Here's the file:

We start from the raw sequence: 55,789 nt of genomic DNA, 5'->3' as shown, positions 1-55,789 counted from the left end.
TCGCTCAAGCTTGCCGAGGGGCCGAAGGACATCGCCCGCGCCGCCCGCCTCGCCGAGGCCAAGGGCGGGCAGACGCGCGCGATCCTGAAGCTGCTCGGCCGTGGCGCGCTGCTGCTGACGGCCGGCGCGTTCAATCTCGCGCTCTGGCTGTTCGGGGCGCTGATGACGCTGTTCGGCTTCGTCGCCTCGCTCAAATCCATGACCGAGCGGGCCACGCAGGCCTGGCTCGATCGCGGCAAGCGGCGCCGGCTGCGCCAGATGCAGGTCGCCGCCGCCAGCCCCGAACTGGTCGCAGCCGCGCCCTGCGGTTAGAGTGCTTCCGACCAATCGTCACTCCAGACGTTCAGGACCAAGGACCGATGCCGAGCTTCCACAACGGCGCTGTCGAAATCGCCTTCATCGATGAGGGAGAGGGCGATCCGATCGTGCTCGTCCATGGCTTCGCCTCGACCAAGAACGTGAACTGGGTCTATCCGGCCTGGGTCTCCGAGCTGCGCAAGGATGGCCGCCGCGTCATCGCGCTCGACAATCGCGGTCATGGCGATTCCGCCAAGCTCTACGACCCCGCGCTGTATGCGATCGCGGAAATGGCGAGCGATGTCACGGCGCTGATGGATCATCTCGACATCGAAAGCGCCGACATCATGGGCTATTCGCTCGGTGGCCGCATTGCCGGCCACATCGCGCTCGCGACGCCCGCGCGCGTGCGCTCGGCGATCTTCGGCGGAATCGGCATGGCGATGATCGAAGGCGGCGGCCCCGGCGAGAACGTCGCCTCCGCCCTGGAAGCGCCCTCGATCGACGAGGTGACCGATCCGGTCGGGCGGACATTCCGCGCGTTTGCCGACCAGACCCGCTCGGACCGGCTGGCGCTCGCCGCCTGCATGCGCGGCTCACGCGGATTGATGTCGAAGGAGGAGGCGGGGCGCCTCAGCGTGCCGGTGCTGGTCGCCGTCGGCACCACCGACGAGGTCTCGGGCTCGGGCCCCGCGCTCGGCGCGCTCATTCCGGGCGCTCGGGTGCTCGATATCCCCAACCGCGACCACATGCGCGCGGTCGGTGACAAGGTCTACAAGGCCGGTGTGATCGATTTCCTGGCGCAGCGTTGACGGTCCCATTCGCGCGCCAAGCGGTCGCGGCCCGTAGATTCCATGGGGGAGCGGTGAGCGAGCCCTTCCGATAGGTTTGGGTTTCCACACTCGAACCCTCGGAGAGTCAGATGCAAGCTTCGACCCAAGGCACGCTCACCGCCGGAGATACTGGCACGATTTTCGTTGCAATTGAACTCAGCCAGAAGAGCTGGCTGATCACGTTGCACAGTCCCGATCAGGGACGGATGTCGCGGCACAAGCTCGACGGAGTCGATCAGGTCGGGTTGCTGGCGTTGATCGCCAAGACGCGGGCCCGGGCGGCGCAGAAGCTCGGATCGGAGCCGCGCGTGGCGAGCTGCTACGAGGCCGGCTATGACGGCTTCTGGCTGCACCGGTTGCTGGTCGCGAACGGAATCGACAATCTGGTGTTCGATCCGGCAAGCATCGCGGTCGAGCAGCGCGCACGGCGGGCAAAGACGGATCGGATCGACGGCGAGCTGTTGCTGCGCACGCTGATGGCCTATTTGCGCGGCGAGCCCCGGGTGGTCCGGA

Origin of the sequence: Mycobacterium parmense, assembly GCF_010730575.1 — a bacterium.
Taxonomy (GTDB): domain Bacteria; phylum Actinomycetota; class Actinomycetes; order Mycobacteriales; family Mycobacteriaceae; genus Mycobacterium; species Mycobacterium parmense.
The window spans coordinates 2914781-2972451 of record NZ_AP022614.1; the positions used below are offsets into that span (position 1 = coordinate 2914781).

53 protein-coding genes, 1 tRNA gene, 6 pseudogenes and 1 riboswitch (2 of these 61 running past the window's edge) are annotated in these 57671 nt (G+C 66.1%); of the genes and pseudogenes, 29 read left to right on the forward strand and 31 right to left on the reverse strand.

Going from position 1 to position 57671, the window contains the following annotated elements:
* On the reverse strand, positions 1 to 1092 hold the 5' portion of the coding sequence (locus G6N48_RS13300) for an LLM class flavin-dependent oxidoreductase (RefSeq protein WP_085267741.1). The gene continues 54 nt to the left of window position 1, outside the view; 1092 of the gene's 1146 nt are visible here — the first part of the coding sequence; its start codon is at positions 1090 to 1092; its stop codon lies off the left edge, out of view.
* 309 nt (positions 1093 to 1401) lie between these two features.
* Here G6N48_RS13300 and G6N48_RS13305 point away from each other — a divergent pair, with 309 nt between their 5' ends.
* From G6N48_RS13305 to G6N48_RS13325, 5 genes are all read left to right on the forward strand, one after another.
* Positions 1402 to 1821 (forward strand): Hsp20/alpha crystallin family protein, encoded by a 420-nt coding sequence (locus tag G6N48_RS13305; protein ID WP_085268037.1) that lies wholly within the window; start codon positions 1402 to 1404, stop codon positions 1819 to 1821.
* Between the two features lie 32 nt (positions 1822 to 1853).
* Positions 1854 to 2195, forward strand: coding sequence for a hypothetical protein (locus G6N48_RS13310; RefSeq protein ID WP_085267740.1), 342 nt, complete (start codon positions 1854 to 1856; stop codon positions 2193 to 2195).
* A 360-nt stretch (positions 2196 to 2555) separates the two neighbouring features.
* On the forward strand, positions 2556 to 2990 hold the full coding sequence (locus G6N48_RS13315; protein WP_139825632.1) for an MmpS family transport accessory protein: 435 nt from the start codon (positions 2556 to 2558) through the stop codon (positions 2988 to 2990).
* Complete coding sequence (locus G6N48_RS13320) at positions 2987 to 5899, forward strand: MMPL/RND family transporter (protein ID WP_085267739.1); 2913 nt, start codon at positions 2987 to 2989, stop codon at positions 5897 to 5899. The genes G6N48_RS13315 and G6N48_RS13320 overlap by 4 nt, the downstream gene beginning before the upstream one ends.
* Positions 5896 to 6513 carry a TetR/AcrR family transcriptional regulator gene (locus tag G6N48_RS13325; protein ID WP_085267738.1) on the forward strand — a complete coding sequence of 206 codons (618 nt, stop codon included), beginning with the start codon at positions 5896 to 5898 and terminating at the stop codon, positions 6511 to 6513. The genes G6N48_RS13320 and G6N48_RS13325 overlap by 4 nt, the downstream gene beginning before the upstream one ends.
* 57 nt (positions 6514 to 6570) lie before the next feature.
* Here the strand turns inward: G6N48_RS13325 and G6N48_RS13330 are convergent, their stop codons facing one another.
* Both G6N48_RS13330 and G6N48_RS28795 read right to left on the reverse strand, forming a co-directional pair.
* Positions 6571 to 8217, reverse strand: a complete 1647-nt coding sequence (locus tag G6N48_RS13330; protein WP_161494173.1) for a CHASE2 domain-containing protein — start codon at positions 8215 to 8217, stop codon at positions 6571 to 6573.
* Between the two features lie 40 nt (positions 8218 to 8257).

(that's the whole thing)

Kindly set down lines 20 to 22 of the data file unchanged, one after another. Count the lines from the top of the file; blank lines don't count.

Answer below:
* Here the strand turns inward: G6N48_RS13325 and G6N48_RS13330 are convergent, their stop codons facing one another.
* Both G6N48_RS13330 and G6N48_RS28795 read right to left on the reverse strand, forming a co-directional pair.
* Positions 6571 to 8217, reverse strand: a complete 1647-nt coding sequence (locus tag G6N48_RS13330; protein WP_161494173.1) for a CHASE2 domain-containing protein — start codon at positions 8215 to 8217, stop codon at positions 6571 to 6573.